No Further Appeal On Insurers Deducting Excess Storage Fees From Total Loss Settlements

In its May 3, 2022 article on the Appeals Court decision, Puopolo et al. v. Commerce Insurance Company, holding that auto insurers could deduct excessive storage fees charged by independent body shops from an insured’s total loss payments, Agency Checklists informed its readers that it would monitor any plaintiffs’ request for additional appellate review.

Application to Supreme Judicial Court to review the Puopolo decision denied

As predicted, the Puopolo plaintiffs filed a timely application for further appellate review on May 16, 2022. Commerce Insurance filed its opposition on May 26, 2022. After holding the application for five weeks, the Supreme Judicial Court denied further appellate review on June 30, 2022.

The Puopolo decision allows the offset of excessive storage costs from an insured’s total loss payment

Based on the SJC’s denial of further appellate review, the Puopolo decision is final. The ruling states as the law that a vehicle insurer may reduce a total loss payout made to a first-party insured if a nonpreferred independent body shop the insured chose charges excessive total loss storage fees.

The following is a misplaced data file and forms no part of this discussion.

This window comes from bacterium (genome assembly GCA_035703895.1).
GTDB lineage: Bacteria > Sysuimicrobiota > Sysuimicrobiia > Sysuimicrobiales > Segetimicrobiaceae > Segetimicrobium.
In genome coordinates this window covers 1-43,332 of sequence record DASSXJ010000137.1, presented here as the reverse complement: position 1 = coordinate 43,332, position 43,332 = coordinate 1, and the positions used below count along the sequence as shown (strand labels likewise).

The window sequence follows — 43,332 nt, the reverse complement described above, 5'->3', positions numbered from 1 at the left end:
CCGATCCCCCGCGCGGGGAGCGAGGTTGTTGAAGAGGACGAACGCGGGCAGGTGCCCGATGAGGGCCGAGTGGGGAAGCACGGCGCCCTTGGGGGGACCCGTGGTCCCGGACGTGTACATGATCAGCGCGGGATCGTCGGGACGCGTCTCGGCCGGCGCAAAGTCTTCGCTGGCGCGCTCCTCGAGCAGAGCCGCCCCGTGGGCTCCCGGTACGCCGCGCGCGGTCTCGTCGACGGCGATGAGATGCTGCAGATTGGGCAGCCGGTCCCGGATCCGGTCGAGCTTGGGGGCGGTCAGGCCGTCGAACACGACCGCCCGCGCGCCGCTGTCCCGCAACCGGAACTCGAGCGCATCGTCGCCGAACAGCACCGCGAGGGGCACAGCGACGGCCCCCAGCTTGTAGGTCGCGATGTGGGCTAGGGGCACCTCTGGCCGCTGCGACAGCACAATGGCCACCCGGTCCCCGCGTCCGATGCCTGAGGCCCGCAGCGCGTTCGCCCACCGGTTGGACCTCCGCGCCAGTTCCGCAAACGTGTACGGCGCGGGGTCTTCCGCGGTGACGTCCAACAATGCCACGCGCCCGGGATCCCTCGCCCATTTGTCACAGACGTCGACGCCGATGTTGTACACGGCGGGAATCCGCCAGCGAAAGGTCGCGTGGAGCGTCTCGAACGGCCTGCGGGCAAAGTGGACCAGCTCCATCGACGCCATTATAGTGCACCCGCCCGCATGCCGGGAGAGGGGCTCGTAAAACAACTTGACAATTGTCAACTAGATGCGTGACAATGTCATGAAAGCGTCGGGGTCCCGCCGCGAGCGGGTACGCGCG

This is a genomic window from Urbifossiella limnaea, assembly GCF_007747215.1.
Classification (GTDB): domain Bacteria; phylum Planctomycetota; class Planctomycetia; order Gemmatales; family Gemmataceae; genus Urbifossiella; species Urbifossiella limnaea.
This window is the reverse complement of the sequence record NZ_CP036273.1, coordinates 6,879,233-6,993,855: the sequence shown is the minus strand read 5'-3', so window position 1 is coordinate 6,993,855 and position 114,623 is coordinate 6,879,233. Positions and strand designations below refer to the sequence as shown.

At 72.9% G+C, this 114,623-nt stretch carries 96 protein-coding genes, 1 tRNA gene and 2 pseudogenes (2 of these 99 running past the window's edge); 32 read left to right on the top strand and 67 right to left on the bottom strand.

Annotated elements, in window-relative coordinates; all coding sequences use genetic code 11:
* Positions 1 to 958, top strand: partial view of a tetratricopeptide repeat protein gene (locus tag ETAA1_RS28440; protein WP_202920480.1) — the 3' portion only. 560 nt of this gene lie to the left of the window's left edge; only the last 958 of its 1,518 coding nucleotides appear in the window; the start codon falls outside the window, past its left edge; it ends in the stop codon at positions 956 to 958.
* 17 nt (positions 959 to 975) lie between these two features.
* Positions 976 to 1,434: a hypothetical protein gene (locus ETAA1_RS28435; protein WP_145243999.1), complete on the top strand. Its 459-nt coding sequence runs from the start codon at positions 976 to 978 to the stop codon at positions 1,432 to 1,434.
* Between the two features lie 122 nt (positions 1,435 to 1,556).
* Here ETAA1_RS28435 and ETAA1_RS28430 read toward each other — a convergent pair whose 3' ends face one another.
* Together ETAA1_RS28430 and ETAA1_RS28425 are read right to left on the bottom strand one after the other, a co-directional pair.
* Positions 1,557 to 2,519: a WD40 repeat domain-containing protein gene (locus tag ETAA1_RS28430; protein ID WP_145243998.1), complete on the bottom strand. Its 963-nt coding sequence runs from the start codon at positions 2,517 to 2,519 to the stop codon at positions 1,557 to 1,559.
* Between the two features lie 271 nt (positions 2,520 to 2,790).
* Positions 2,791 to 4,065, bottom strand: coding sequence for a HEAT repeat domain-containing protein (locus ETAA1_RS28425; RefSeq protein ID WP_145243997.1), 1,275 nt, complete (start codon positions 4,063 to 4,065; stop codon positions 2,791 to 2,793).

In the Puopolo case, Commerce persuaded the judge that $35 a day was a reasonable fee for total loss storage in light of a statute and the rates offered by its eight hundred preferred body shops. The Court agreed with Commerce’s legal position that Commerce could pay the nonpreferred body shops their higher storage rates to have the total loss released by the body shop but then recover its over-payment, to the extent it was unreasonable, from the insureds’ total loss payment.

For a more detailed analysis of how the Puopolo rules might affect an agency’s insureds or insurer’s handling of excessive total loss storage charges, see Agency Checklists’ May 3, 2022 article, 5 Points On New Ruling: Unreasonable Storage Reduces ACV Payment.

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